What to Consider After Menopause
More than 50% of women are expected to live beyond the age of 84. Quality of life in old age is always a concern. Can we still feel young at the age of 84? Women are especially prone to aging in their skin, bones, blood vessels, breasts, uterus, ovaries, and urinary tract. Do you know how to slow the aging process of these organs? Focus on balanced diet and exercise:
To prevent aging, you will need to prevent osteoporosis. Assess your bone density and risk of spine and hip fractures by a bone densitometry scan. Maintain elasticity and strength of your pelvic muscles by practising pelvic floor exercises. Keep a healthy blood flow to your internal organs including the brain so that memory and cognitive function will be preserved.
- Dietary Considerations
If you would like to have your health improved and your physical and mental well-being maintained, you may want to get some advice about a healthy diet that is suitable for your age and advice on a lifestyle minimizing stress. Diets rich in anti-oxidants such as coloured vegetables and fruits are useful for anti-ageing and diets rich in calcium and vitamin D are good in preventing bone loss. Soya products act like natural female hormones and help to reduce hot flushes or sweating symptoms as you approach menopause.
- Hormone Replacement Therapy
Hormone replacement therapy (HRT) is highly controversial and individualistic. The risks and benefits of HRT vary greatly between women. Consult a gynaecologist about the most updated knowledge on HRT and decide if such therapy benefits you.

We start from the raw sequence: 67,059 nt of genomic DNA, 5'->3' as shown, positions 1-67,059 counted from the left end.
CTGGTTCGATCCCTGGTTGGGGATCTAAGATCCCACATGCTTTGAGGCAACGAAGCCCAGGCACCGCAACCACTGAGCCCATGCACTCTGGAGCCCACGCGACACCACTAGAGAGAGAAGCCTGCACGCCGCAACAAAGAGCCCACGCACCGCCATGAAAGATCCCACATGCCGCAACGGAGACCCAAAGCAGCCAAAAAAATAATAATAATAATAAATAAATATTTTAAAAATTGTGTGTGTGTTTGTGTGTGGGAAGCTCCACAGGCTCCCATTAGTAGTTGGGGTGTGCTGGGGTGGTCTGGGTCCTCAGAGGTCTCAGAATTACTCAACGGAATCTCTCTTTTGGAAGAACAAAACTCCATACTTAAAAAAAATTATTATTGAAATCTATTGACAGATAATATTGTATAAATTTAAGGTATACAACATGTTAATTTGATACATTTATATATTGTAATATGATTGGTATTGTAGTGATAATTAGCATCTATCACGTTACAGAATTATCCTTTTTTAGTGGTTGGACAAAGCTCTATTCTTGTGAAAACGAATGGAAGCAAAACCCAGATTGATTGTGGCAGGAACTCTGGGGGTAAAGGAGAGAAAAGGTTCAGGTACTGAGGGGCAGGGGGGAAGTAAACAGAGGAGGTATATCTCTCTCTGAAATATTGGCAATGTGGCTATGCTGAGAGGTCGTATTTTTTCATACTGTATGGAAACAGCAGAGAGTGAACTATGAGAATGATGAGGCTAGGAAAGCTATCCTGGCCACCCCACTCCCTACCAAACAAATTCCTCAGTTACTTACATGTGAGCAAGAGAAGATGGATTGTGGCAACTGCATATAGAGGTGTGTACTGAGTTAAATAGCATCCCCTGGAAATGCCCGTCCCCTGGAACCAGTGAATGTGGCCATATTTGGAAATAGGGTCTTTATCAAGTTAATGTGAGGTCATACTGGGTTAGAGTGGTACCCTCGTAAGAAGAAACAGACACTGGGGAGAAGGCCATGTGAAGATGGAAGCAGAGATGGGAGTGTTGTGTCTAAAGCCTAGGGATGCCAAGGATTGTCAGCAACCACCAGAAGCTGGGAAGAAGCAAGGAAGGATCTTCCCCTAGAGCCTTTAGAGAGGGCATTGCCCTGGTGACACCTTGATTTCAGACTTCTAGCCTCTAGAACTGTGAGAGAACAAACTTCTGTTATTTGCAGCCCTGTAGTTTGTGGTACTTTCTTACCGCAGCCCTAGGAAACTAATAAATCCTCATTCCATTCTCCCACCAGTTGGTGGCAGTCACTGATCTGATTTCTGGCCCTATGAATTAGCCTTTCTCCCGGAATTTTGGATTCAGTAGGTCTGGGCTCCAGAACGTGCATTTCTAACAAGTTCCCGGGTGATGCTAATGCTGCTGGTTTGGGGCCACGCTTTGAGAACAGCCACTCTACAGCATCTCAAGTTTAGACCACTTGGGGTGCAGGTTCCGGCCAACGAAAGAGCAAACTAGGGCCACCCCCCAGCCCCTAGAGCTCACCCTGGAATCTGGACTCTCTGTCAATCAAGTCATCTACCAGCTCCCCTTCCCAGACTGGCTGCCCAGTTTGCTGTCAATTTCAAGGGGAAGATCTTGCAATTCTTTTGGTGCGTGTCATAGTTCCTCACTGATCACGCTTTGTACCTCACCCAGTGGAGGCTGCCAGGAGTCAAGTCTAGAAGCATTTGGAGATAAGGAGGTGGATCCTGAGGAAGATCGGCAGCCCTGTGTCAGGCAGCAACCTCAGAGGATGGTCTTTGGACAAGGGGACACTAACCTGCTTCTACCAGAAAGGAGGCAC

An annual cervical pap smear test has been proven to reduce the chance of developing cervical cancer by approximately 93%. Pap smear may also detect cancer at a sufficiently early stage to allow a surgical cure. See a gynaecologist if you have not had a Pap smear done in the last 12 months.
Self examination of your breasts and an annual examination by a gynaecologist are useful in detecting palpable lumps. A regular mammogram is recommended for women beyond the age of 40 or for those women at high risk (previous history or family history of breast cancer or other hormone dependent cancers such as cancer of the ovaries and the uterus, or those on hormonal treatment). If you are in the risk group or beyond the age of 40, have a gynaecological checkup annually.
Bleeding after the menopause is abnormal and in around 10% of cases this is due to cancer. Uterine cancers (endometrial cancers) are often diagnosed at an early stage due to their tendency to bleed. They are treatable and often the outcome is good. Have a gynaecological checkup if your periods become heavy, irregular or restart after the menopause. Do not make the mistake of assuming this is normal for your age.
Ovarian cancers often do not have any symptoms such as bloating or pain until they are at a late stage and they can therefore carry a poor prognosis. A regular gynaecological checkup may reduce the risk of a delayed diagnosis of ovarian cancer.